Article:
No call on release of Rajiv case convicts, Tamil Nadu considers ‘long parole’
The new line of thinking comes almost a month after Chief Minister M K Stalin wrote to the President seeking implementation of the previous AIADMK government’s recommendation in 2018 to immediately release the convicts.
he DMK government in Tamil Nadu is considering the option of granting “long parole” to the seven convicts in the Rajiv Gandhi assassination case, The Indian Express has learnt.
The new line of thinking comes almost a month after Chief Minister M K Stalin wrote to the President seeking implementation of the previous AIADMK government’s recommendation in 2018 to immediately release the convicts. The matter was referred to the President by Governor Banwarilal Purohit early this year.
Sources in the state government told The Indian Express that prison authorities have endorsed such a move after considering the “reformed status” of the convicts who have spent three decades in jail. They said that a decision may be taken after certain administrative queries are answered with regard to the Sri Lankan citizens.
Other than Perarivalan (Vellore), Nalini (Chennai) and Ravichandran (Madurai), the four other convicts are all Sri Lankan nationals — Murugan, Santhan, Robert Payas and Jayakumar. While Murugan is Nalini’s husband, Jayakumar’s wife is an Indian who was an accused in the case and acquitted in 1999.
“The Governor sat on the State Cabinet decision for two years and sent the files to the President after the Supreme Court highlighted the delay. This has complicated the issue for us. The President acts on the advice of the Union Cabinet. There is no Constitutional principle followed here. Giving them (the convicts) long parole may be the only relief we can provide on humanitarian grounds until the judiciary steps in,” a senior official said.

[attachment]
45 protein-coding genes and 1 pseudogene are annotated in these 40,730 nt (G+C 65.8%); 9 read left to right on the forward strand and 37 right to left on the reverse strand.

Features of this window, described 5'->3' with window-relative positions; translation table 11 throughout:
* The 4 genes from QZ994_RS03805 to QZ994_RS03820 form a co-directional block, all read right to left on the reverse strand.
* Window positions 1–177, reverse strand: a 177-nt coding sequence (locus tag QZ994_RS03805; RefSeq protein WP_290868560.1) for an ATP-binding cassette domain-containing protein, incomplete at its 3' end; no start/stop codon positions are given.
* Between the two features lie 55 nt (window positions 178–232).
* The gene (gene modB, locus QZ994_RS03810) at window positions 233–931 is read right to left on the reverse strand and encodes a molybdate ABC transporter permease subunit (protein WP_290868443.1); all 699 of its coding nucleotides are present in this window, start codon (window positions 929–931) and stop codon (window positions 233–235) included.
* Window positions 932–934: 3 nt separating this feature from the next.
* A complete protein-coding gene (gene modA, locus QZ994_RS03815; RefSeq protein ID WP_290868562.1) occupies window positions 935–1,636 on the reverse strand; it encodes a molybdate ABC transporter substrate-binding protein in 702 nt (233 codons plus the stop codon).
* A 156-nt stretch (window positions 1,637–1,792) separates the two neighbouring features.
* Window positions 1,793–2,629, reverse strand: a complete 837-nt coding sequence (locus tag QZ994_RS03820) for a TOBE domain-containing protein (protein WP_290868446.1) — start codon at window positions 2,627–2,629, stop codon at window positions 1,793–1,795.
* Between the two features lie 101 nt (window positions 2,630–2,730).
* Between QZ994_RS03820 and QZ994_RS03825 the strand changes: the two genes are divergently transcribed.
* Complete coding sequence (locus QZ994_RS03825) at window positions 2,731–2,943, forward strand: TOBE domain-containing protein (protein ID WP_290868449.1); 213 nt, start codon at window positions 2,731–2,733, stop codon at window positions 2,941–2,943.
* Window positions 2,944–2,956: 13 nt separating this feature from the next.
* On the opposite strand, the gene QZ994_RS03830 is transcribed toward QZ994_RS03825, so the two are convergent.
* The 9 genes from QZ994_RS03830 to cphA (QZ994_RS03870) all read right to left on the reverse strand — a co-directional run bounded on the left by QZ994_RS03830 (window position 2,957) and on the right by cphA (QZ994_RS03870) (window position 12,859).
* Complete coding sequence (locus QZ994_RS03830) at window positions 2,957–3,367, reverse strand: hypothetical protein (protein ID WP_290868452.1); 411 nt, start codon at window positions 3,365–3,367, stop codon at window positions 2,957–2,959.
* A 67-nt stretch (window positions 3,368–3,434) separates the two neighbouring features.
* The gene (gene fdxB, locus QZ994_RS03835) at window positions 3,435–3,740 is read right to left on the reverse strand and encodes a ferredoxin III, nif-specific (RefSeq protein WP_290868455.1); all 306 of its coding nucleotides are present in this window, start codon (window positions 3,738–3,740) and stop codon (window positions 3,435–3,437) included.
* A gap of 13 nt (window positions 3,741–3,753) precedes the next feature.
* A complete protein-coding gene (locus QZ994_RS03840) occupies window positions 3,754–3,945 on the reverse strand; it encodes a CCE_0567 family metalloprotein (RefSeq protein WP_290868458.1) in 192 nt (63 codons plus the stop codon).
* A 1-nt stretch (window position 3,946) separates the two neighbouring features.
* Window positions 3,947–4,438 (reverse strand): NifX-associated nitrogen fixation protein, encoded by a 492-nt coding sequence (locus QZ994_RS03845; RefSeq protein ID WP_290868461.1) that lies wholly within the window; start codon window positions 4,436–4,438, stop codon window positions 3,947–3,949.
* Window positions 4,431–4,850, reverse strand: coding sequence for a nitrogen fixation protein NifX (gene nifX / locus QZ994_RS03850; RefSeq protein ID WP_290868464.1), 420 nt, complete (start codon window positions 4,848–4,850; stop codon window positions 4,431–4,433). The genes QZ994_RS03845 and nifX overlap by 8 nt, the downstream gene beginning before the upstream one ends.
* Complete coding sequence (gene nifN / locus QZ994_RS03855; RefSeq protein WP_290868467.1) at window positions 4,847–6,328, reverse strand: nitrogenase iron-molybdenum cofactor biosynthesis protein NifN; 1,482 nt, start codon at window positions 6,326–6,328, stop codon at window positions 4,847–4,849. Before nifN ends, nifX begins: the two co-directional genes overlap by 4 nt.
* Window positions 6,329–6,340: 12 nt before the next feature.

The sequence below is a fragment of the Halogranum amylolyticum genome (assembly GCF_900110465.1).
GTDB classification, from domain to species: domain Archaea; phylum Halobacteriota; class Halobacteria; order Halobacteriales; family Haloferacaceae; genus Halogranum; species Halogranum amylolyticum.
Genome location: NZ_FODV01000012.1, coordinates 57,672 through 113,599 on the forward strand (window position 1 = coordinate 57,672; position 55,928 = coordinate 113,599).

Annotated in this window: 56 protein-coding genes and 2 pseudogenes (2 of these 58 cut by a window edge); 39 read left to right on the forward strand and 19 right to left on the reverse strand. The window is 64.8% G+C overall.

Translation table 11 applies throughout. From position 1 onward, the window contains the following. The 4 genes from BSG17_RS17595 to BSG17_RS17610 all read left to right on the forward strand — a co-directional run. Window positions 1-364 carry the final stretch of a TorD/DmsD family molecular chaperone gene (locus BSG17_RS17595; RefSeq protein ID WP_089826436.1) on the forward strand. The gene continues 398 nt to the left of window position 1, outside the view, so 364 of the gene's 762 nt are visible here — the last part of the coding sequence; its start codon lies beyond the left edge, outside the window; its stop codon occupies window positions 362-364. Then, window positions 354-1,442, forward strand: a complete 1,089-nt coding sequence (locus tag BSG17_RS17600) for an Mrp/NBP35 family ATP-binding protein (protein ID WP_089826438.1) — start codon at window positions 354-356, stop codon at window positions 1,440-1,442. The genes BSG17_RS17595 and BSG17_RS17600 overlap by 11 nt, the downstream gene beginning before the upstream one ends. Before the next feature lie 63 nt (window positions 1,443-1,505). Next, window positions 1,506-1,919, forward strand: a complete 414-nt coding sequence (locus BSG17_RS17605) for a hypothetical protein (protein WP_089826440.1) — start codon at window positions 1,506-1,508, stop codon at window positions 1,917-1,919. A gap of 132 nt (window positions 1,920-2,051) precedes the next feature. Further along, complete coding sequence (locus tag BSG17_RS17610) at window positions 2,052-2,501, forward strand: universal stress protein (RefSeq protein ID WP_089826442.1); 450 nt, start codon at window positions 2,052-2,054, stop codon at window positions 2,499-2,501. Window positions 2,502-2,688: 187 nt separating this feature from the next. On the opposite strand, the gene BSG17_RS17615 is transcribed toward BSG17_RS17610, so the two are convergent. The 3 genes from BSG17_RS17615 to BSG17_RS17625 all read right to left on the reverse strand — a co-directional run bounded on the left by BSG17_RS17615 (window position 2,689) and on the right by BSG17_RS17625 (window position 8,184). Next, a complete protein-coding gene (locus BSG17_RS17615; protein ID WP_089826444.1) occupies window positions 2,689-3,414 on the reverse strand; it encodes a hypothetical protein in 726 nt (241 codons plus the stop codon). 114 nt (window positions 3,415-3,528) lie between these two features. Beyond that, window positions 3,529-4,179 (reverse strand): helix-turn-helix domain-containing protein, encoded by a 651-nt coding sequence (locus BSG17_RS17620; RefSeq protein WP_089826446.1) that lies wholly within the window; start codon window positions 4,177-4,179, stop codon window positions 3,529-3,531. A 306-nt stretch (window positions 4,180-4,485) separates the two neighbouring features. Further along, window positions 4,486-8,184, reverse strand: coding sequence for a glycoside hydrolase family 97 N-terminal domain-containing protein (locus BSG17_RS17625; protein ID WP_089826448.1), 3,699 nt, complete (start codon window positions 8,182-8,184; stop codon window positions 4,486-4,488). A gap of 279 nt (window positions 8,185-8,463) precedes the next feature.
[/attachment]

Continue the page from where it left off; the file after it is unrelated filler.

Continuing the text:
Confirming discussions “at the top level” in this regard, sources cited Home Ministry reports over the years saying there was no threat perception in sending the convicts out on parole. They said it is a decision, “which is absolutely within the state’s powers”.
“Many of them had been out on parole before with or without police. There were no issues. Going through their conduct certificates, no one can attribute criminal motives. Thirty years in prison, many in solitary confinement… They should be allowed to live a normal life now,” the senior official said.
Rehabilitating the Sri Lankans remains a question, the official said. “They cannot be expelled from India, they will be given refugee certificates. They may be sent on ordinary parole to a Sri Lankan refugee camp here or allowed to live a normal life with necessary permits like many Lankan Tamils,” the official said.
Pointing to the case of Payas, who was granted parole in 2019 to make arrangements for his son’s wedding, an official in Vellore jail, where the convicts are lodged, said: “There were no issues during the parole period.”
Retired judge, Justice K Chandru, who was associated with the case as a lawyer and judge of Madras High Court, said that a long parole would be “possible” and “the easiest way” for the state government to break the impasse over their release.
Questioning the “procrastination on the part of the Governor and the Centre”, he said: “All seven convicts are eligible for being considered for pardon for the minimum term they served under CrPC. The solution seems to be very simple in terms of law. But it is not the law that matters in this case.”